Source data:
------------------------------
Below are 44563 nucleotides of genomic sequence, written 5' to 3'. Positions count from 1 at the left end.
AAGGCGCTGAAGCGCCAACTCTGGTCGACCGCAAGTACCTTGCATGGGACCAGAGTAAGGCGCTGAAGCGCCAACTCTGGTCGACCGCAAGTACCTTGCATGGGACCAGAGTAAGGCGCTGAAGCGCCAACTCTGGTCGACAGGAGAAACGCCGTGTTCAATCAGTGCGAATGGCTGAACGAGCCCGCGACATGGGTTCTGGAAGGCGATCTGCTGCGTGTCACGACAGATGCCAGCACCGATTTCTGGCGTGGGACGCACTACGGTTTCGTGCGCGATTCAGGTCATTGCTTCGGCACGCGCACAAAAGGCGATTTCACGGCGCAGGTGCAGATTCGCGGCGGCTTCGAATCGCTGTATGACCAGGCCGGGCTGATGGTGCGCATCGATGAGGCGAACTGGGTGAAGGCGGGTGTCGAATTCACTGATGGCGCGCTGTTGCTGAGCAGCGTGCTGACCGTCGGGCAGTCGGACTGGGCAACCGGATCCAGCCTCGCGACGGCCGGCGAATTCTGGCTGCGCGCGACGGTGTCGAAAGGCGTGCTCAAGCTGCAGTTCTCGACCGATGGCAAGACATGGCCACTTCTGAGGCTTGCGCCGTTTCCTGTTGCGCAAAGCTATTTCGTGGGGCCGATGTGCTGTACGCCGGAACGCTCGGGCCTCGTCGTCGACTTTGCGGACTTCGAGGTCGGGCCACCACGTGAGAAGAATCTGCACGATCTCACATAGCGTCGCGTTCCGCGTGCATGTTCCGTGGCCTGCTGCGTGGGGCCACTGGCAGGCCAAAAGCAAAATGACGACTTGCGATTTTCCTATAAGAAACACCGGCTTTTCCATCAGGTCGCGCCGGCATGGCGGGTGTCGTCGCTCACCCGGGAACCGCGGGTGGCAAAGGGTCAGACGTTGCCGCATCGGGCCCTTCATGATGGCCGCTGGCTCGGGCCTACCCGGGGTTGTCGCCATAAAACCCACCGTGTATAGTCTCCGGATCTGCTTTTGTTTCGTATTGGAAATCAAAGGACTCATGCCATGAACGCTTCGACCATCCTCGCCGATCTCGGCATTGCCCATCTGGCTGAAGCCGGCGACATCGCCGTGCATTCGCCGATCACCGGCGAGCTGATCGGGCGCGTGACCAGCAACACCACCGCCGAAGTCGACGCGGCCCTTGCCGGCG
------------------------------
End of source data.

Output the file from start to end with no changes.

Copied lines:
Below are 44563 nucleotides of genomic sequence, written 5' to 3'. Positions count from 1 at the left end.
AAGGCGCTGAAGCGCCAACTCTGGTCGACCGCAAGTACCTTGCATGGGACCAGAGTAAGGCGCTGAAGCGCCAACTCTGGTCGACCGCAAGTACCTTGCATGGGACCAGAGTAAGGCGCTGAAGCGCCAACTCTGGTCGACAGGAGAAACGCCGTGTTCAATCAGTGCGAATGGCTGAACGAGCCCGCGACATGGGTTCTGGAAGGCGATCTGCTGCGTGTCACGACAGATGCCAGCACCGATTTCTGGCGTGGGACGCACTACGGTTTCGTGCGCGATTCAGGTCATTGCTTCGGCACGCGCACAAAAGGCGATTTCACGGCGCAGGTGCAGATTCGCGGCGGCTTCGAATCGCTGTATGACCAGGCCGGGCTGATGGTGCGCATCGATGAGGCGAACTGGGTGAAGGCGGGTGTCGAATTCACTGATGGCGCGCTGTTGCTGAGCAGCGTGCTGACCGTCGGGCAGTCGGACTGGGCAACCGGATCCAGCCTCGCGACGGCCGGCGAATTCTGGCTGCGCGCGACGGTGTCGAAAGGCGTGCTCAAGCTGCAGTTCTCGACCGATGGCAAGACATGGCCACTTCTGAGGCTTGCGCCGTTTCCTGTTGCGCAAAGCTATTTCGTGGGGCCGATGTGCTGTACGCCGGAACGCTCGGGCCTCGTCGTCGACTTTGCGGACTTCGAGGTCGGGCCACCACGTGAGAAGAATCTGCACGATCTCACATAGCGTCGCGTTCCGCGTGCATGTTCCGTGGCCTGCTGCGTGGGGCCACTGGCAGGCCAAAAGCAAAATGACGACTTGCGATTTTCCTATAAGAAACACCGGCTTTTCCATCAGGTCGCGCCGGCATGGCGGGTGTCGTCGCTCACCCGGGAACCGCGGGTGGCAAAGGGTCAGACGTTGCCGCATCGGGCCCTTCATGATGGCCGCTGGCTCGGGCCTACCCGGGGTTGTCGCCATAAAACCCACCGTGTATAGTCTCCGGATCTGCTTTTGTTTCGTATTGGAAATCAAAGGACTCATGCCATGAACGCTTCGACCATCCTCGCCGATCTCGGCATTGCCCATCTGGCTGAAGCCGGCGACATCGCCGTGCATTCGCCGATCACCGGCGAGCTGATCGGGCGCGTGACCAGCAACACCACCGCCGAAGTCGACGCGGCCCTTGCCGGCG